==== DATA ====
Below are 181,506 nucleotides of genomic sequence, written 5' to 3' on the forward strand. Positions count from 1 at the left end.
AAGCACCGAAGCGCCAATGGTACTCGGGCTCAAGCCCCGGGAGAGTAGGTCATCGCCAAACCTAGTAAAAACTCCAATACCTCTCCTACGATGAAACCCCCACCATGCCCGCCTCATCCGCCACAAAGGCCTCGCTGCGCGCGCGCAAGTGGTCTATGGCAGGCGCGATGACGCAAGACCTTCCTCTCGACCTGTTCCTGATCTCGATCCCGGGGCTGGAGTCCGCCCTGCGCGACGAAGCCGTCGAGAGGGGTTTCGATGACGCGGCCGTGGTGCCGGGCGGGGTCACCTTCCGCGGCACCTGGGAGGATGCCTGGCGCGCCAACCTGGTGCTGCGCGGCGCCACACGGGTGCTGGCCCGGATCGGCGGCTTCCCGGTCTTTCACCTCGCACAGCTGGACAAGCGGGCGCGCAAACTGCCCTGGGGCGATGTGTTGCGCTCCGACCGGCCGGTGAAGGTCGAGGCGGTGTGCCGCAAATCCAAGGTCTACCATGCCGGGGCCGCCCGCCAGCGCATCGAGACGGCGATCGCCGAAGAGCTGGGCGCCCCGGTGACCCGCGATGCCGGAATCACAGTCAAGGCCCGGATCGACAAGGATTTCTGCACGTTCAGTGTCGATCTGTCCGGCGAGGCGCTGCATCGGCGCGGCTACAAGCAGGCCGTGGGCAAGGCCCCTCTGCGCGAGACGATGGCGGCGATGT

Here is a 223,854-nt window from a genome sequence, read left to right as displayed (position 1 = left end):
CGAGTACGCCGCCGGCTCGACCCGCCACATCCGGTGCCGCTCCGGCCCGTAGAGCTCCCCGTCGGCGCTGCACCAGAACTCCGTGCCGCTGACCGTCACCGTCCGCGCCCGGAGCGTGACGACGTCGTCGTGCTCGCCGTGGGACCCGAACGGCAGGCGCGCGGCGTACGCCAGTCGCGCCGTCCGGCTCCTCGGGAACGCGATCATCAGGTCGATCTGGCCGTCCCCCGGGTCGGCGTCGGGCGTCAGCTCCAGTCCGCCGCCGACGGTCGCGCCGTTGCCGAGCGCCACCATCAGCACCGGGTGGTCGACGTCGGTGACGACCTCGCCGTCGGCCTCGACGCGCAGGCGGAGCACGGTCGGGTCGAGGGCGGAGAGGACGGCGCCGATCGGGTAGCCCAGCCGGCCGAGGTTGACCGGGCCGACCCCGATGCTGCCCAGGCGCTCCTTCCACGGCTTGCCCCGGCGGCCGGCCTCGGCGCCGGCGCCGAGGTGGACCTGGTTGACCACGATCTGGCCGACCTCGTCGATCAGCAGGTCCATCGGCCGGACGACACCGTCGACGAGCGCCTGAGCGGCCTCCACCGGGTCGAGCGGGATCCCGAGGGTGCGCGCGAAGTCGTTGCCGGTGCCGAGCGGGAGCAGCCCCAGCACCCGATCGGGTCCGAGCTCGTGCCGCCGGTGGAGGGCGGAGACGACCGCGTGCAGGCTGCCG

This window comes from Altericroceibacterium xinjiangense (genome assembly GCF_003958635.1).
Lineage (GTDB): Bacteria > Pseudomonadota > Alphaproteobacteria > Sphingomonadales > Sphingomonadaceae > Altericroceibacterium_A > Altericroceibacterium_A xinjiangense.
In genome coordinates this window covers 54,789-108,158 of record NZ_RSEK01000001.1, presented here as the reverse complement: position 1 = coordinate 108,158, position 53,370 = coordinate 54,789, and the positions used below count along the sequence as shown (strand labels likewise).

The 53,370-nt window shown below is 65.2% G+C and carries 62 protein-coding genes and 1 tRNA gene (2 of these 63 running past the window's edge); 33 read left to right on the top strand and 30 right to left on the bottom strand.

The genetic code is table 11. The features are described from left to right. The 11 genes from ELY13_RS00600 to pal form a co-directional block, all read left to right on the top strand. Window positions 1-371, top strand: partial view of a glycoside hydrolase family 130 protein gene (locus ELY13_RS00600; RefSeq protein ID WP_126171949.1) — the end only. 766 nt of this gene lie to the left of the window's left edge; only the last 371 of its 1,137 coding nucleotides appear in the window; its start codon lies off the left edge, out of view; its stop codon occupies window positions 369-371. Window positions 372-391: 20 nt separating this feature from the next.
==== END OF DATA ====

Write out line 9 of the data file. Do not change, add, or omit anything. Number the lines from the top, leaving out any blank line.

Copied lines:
The genetic code is table 11. The features are described from left to right. The 11 genes from ELY13_RS00600 to pal form a co-directional block, all read left to right on the top strand. Window positions 1-371, top strand: partial view of a glycoside hydrolase family 130 protein gene (locus ELY13_RS00600; RefSeq protein ID WP_126171949.1) — the end only. 766 nt of this gene lie to the left of the window's left edge; only the last 371 of its 1,137 coding nucleotides appear in the window; its start codon lies off the left edge, out of view; its stop codon occupies window positions 369-371. Window positions 372-391: 20 nt separating this feature from the next.